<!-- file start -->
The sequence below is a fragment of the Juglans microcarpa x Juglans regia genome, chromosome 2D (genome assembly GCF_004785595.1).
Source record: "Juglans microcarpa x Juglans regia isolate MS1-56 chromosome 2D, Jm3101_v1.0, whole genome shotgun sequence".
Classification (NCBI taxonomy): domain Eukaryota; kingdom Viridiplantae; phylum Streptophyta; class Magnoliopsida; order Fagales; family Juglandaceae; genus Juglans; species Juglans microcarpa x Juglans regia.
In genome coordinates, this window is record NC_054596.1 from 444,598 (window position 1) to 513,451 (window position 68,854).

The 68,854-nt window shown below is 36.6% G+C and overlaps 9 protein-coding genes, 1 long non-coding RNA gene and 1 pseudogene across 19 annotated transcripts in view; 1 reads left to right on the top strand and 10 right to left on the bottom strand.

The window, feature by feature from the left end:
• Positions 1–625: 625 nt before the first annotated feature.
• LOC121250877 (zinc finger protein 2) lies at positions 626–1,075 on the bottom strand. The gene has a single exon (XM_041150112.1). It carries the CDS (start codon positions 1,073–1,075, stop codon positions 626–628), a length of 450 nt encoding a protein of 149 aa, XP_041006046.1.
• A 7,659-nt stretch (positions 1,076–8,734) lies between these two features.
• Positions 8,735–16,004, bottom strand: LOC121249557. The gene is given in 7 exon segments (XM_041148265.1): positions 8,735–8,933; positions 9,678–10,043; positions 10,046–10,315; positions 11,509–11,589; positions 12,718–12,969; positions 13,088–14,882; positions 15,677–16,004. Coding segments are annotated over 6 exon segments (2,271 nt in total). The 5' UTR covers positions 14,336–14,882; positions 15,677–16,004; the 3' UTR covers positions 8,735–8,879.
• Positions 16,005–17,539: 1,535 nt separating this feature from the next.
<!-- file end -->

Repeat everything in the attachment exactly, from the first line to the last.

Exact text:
The sequence below is a fragment of the Juglans microcarpa x Juglans regia genome, chromosome 2D (genome assembly GCF_004785595.1).
Source record: "Juglans microcarpa x Juglans regia isolate MS1-56 chromosome 2D, Jm3101_v1.0, whole genome shotgun sequence".
Classification (NCBI taxonomy): domain Eukaryota; kingdom Viridiplantae; phylum Streptophyta; class Magnoliopsida; order Fagales; family Juglandaceae; genus Juglans; species Juglans microcarpa x Juglans regia.
In genome coordinates, this window is record NC_054596.1 from 444,598 (window position 1) to 513,451 (window position 68,854).

The 68,854-nt window shown below is 36.6% G+C and overlaps 9 protein-coding genes, 1 long non-coding RNA gene and 1 pseudogene across 19 annotated transcripts in view; 1 reads left to right on the top strand and 10 right to left on the bottom strand.

The window, feature by feature from the left end:
• Positions 1–625: 625 nt before the first annotated feature.
• LOC121250877 (zinc finger protein 2) lies at positions 626–1,075 on the bottom strand. The gene has a single exon (XM_041150112.1). It carries the CDS (start codon positions 1,073–1,075, stop codon positions 626–628), a length of 450 nt encoding a protein of 149 aa, XP_041006046.1.
• A 7,659-nt stretch (positions 1,076–8,734) lies between these two features.
• Positions 8,735–16,004, bottom strand: LOC121249557. The gene is given in 7 exon segments (XM_041148265.1): positions 8,735–8,933; positions 9,678–10,043; positions 10,046–10,315; positions 11,509–11,589; positions 12,718–12,969; positions 13,088–14,882; positions 15,677–16,004. Coding segments are annotated over 6 exon segments (2,271 nt in total). The 5' UTR covers positions 14,336–14,882; positions 15,677–16,004; the 3' UTR covers positions 8,735–8,879.
• Positions 16,005–17,539: 1,535 nt separating this feature from the next.